- Lung Cancer
More people die due to lung cancer than other cancer. Smoking cigarettes is the number one risk cause for lung cancer. it’s the cause of 87 percent of lung cancer deaths. The chance of being alive after five years of being diagnosed is lower than one out of 5.
- COPD (chronic Obstructive Pulmonary Disease)
COPD is an obstructive lung disorder that makes it difficult to breathe. It can cause serious long-term disability and even early death. COPD begins by making it difficult to exercise, for example, playing with your grandchild. The condition usually worsens, until a few flights of stairs or taking a walk to collect the mail is difficult or impossible. People can end up at home and unable to enjoy the things they desire or visit friends. The majority of COPD can be attributed to cigarette smoking. COPD ranks as the 4th most common cause of death within the United States.
- Heart Disease
Smoking causes harm to nearly every organ of your body which includes your heart. Smoking causes obstructions and narrowing of your arteries. This means lower blood flow and oxygen towards your heart. As the consumption of cigarettes across the U.S. decreased, so did the prevalence of heart-related diseases. But, heart disease remains the most common cause of death within the U.S.
Since smoking can affect your arteries which can cause strokes, smoking cigarettes could be the reason. A stroke occurs when the blood supply to the brain is temporarily cut off. Brain cells are depleted of oxygen and end up dying. A stroke may cause paralysis, slurred or slurred speech or slurred speech, as well as brain dysfunction, and even death. Stroke is the 5th leading cause of death across the United States and a leading cause of disability in adults.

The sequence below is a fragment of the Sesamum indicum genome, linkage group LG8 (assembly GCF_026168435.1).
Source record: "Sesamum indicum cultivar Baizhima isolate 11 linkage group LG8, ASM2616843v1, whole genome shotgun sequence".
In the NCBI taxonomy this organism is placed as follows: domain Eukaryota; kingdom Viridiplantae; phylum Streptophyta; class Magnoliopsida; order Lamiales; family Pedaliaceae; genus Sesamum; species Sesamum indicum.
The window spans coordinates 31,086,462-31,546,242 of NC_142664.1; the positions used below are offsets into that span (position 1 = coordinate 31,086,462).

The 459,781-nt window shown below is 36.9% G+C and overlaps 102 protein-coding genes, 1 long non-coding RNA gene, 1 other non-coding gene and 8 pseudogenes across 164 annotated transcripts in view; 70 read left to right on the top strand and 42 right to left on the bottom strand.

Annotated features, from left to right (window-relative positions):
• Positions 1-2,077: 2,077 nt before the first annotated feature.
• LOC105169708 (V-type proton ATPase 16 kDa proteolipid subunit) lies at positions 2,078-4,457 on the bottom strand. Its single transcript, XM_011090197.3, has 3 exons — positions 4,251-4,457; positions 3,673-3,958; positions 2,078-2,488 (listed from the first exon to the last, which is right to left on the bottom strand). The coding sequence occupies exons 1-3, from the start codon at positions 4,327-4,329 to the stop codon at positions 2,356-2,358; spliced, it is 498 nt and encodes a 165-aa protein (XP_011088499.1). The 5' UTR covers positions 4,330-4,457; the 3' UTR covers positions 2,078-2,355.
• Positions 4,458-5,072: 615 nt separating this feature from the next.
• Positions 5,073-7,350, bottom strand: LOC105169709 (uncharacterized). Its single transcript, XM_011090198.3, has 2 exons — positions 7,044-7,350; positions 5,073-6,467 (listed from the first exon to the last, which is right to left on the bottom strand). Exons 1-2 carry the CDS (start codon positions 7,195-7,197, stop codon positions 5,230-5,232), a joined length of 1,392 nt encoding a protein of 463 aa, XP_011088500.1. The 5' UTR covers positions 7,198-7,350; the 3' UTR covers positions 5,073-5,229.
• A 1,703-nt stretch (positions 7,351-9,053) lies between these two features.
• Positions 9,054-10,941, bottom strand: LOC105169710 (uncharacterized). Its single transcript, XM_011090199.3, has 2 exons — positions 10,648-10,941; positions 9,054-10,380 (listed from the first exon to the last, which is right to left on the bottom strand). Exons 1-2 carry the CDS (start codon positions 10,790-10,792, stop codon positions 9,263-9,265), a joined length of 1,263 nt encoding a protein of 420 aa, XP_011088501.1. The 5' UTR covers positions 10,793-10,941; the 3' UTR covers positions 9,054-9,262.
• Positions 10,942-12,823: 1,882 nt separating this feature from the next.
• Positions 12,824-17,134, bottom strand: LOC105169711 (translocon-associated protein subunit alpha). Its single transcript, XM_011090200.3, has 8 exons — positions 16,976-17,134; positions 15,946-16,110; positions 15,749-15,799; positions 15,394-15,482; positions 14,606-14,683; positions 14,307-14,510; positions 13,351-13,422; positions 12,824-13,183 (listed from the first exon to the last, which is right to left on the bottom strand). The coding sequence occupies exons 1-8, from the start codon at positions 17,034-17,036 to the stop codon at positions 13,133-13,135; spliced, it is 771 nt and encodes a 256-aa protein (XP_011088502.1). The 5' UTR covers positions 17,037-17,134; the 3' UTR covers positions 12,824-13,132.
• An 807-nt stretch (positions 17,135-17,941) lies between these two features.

Asthma is a long-lasting lung condition that makes it more difficult to get air into and out of your lungs, also called “breathing.” Smoking cigarettes can irritate airways, it could cause sudden and intense asthma attacks. Asthma is an extremely serious health issue that affects more than 25 % of Americans. Smoking is the only way to make it worse.
- Reproductive Effects on Women
Smoking cigarettes can trigger ectopic pregnancies for women. This is the case when fertilized eggs are implanted in a different place than the uterus. The egg won’t be able to live and, if not treated is potentially life-threatening to the mom. Smoking can also reduce fertility, which makes it harder to become pregnant.
- Premature, low birth-weight babies
The negative effects of smoking cigarettes do are not just detrimental to mom’s health, but the health of her infant. Smoking during pregnancy can result in babies being born prematurely or with unbalanced birth weight. Infants born too early or too small carry a greater chance of suffering from health issues and may even die.
You’re more likely to develop type 2 form of diabetes when smoke. The chance of developing the disease is between 30 and 40% higher among smokers as compared to non-smokers. In addition, smoking can increase the chance of developing complications after being diagnosed with diabetes, including kidney and heart diseases and a lack of circulation of blood to the legs and feet (which results in infections and possibly amputation) blindness, or nerve damages.
- Blindness, Cataracts, and Age-Related Macular Degeneration
Smoking tobacco can cause you to go blind. Eyes are damaged and can cause the loss of vision. Macular degeneration caused by age is caused by smoking cigarettes. It is the primary cause of blindness among adults aged 65 and over.
- More than 10 other types of cancer, including Colon, Cervix, Liver Stomach, and Pancreatic Cancer
The bottom line is that all cancers are. For cancer patients as well as survivors, people who smoke tend to develop secondary cancer. We now know that smoking triggers at least a dozen different cancers which include colorectal and liver and lowers chances of survival for prostate cancer patients.